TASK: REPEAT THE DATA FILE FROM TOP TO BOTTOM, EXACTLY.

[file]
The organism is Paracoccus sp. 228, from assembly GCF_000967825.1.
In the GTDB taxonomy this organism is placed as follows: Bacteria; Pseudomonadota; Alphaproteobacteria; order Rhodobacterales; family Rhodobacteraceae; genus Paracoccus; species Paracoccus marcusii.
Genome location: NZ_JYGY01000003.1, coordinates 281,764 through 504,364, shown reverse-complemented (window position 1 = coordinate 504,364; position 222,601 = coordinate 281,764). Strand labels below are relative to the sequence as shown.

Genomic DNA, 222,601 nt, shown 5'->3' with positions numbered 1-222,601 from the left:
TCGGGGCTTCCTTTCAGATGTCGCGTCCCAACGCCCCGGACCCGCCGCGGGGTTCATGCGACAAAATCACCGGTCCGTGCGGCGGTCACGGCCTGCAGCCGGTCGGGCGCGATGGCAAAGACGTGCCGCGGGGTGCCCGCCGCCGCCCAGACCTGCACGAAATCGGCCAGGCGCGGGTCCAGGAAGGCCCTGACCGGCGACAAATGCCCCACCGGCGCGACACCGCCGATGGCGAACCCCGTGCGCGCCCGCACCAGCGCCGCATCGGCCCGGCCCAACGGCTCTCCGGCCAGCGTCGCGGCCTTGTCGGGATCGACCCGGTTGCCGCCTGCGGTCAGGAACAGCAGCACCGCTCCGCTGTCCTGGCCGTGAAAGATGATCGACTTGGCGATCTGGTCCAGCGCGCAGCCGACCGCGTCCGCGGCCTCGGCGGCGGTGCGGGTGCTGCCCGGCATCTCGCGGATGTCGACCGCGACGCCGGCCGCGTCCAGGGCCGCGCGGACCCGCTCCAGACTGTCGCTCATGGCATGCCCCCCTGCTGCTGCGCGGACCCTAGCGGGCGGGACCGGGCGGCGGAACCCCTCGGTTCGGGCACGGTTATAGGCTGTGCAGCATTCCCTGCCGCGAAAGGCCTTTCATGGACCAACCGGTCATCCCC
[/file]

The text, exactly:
The organism is Paracoccus sp. 228, from assembly GCF_000967825.1.
In the GTDB taxonomy this organism is placed as follows: Bacteria; Pseudomonadota; Alphaproteobacteria; order Rhodobacterales; family Rhodobacteraceae; genus Paracoccus; species Paracoccus marcusii.
Genome location: NZ_JYGY01000003.1, coordinates 281,764 through 504,364, shown reverse-complemented (window position 1 = coordinate 504,364; position 222,601 = coordinate 281,764). Strand labels below are relative to the sequence as shown.

Genomic DNA, 222,601 nt, shown 5'->3' with positions numbered 1-222,601 from the left:
TCGGGGCTTCCTTTCAGATGTCGCGTCCCAACGCCCCGGACCCGCCGCGGGGTTCATGCGACAAAATCACCGGTCCGTGCGGCGGTCACGGCCTGCAGCCGGTCGGGCGCGATGGCAAAGACGTGCCGCGGGGTGCCCGCCGCCGCCCAGACCTGCACGAAATCGGCCAGGCGCGGGTCCAGGAAGGCCCTGACCGGCGACAAATGCCCCACCGGCGCGACACCGCCGATGGCGAACCCCGTGCGCGCCCGCACCAGCGCCGCATCGGCCCGGCCCAACGGCTCTCCGGCCAGCGTCGCGGCCTTGTCGGGATCGACCCGGTTGCCGCCTGCGGTCAGGAACAGCAGCACCGCTCCGCTGTCCTGGCCGTGAAAGATGATCGACTTGGCGATCTGGTCCAGCGCGCAGCCGACCGCGTCCGCGGCCTCGGCGGCGGTGCGGGTGCTGCCCGGCATCTCGCGGATGTCGACCGCGACGCCGGCCGCGTCCAGGGCCGCGCGGACCCGCTCCAGACTGTCGCTCATGGCATGCCCCCCTGCTGCTGCGCGGACCCTAGCGGGCGGGACCGGGCGGCGGAACCCCTCGGTTCGGGCACGGTTATAGGCTGTGCAGCATTCCCTGCCGCGAAAGGCCTTTCATGGACCAACCGGTCATCCCC